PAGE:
Has the forced isolation of the shutdown led to more divorces? One national survey suggests that it has brought more couples closer together. It found that 58 percent of the married respondents between 18 to 55 said the pandemic had made them appreciate their spouses more, and 51 percent said their commitment had deepened.
Closer to home, since March, the number of divorces filed in Dutchess County has fallen 21 percent over the same period last year, and 34 percent in Putnam, although much of the drop can be attributed to courts being closed early in the shutdown.
To get an assessment of the situation on the ground, we asked Lisa Zeiderman, a Garrison resident who has been a divorce attorney for 15 years, for her impressions about what is happening now and what she expects over the winter months.
Are you seeing more people seeking divorces?
Our firm has seen a huge increase in clients. It has been nonstop since April, and we’ve had to hire more attorneys. Many couples can’t sustain living together, especially when there are no distractions or any ability to get relief. You can’t go to work or work late or even continue your affair because you risk bringing COVID into the house because you don’t know what that other person is doing.
Some clients say, “This was a long time coming,” while others say, “We thought about it but weren’t there yet.” Or there now may be domestic violence or verbal abuse or domestic violence that has become more intense.* In the past, people often came for a consultation and when they left, they would say, “We’re going to think about it.” People are more certain now, quicker to pull the trigger.
At the same time, I do think other couples love it. They’re seeing their spouse so much more. Their schedule has changed. They’re not running all over. It’s true for me. Usually I would be in Westchester and Manhattan all day. My husband and I might have dinner at 8:15 p.m. and then I’d leave in the morning at 7:30 a.m. Now we get to see each other much more. And for us, it’s great.
*If you are experiencing domestic violence or abuse, call the Domestic Violence Hotline at 800-942-6906 for help.
When the pandemic began, you were probably handling clients who had already started the process.
That’s correct. In March, after everything started to close, we were dealing with visitation issues. People would go to Pennsylvania or Virginia or the Hamptons, and they wouldn’t want to bring the child back because they felt it was unsafe, or so they said. So we had that for many weeks. Then, in April, we started to have consultations with people calling from their cars or hidden away in a spare bedroom because they had no privacy. From there we started to see an increase in divorces, for sure.
It was that quick — one month in?
Most people were thinking in April, May and June that if we had a second wave, their situation was going to become untenable.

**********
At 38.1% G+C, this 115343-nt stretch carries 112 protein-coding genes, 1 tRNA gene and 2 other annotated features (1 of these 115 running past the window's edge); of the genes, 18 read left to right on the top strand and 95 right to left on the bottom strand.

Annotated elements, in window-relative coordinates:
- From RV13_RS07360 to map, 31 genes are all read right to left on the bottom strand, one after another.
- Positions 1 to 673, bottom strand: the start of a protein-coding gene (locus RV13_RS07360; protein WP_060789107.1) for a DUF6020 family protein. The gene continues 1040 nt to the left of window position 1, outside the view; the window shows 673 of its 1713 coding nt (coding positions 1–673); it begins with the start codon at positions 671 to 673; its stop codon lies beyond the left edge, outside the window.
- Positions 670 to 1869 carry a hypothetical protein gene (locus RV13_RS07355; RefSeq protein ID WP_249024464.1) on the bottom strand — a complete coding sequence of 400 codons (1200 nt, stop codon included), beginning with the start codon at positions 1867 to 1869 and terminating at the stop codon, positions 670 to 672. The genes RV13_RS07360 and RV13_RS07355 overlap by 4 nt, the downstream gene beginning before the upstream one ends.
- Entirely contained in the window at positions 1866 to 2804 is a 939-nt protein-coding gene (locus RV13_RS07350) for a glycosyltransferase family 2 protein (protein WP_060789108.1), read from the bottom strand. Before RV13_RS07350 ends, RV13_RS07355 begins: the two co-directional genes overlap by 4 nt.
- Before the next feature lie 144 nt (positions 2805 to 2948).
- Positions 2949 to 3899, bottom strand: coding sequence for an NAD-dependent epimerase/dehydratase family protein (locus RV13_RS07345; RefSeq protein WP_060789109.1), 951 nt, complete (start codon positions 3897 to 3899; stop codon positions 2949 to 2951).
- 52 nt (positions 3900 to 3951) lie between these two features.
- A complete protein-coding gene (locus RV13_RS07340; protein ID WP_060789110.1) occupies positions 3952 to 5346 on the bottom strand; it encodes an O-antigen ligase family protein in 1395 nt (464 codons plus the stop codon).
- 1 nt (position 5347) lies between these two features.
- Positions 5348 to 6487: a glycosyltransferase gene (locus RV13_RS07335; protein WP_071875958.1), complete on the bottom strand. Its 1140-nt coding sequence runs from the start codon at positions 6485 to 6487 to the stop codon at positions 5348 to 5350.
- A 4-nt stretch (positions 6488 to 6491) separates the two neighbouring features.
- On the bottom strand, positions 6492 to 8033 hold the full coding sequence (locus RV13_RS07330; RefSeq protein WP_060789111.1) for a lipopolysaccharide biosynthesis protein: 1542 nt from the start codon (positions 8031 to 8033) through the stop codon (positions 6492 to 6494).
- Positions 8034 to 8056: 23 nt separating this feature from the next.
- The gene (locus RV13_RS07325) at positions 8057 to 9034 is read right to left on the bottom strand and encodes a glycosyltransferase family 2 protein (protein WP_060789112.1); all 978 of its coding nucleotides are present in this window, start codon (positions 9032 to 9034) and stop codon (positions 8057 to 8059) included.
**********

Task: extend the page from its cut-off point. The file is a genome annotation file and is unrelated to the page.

I imagine this is unlike anything divorce attorneys have seen, not just the volume, but people being forced into a decision.
I wouldn’t say forced. It’s a choice. I think in many cases it would have happened at some point; it just happened sooner. It’s a much easier process for clients who don’t have children and, say, they live in a one-bedroom apartment. One person moves out and there are, what, 16,000 empty apartments in Manhattan right now? If you don’t have children, it’s only going to be a question of finances.
The state introduced electronic filing for divorces in New York City, Long Island and the Hudson Valley as of May 25. Has that helped, in that people don’t have to go to court?
It makes it easier. We’re also doing conferences and trials now by Skype. I am involved with a few in-person trials, but for the most part we have moved to virtual. We are doing depositions via Skype so that people’s cases and their lives can move along.
What will happen over the winter, when couples are truly stuck inside?
I think we’re going to have another surge of divorces. Look, today was a great day. Everybody was able to take a walk and it was beautiful. But when the weather goes, one day will bleed into another. On top of that, you have the pressures of virtual learning for children. How does a judge decide when one parent wants remote learning and one wants in-person? I have that issue in so many cases.
Have you had couples who argue about masks?
Yes; they disagree about whether the children should be wearing masks or whether a parent who is coming to visit should wear a mask. Believe me, there are so many things to argue about in a day.
I suppose these arguments began long ago.
I think that’s right. This is just new material. They probably were not on the same page about most things to begin with.
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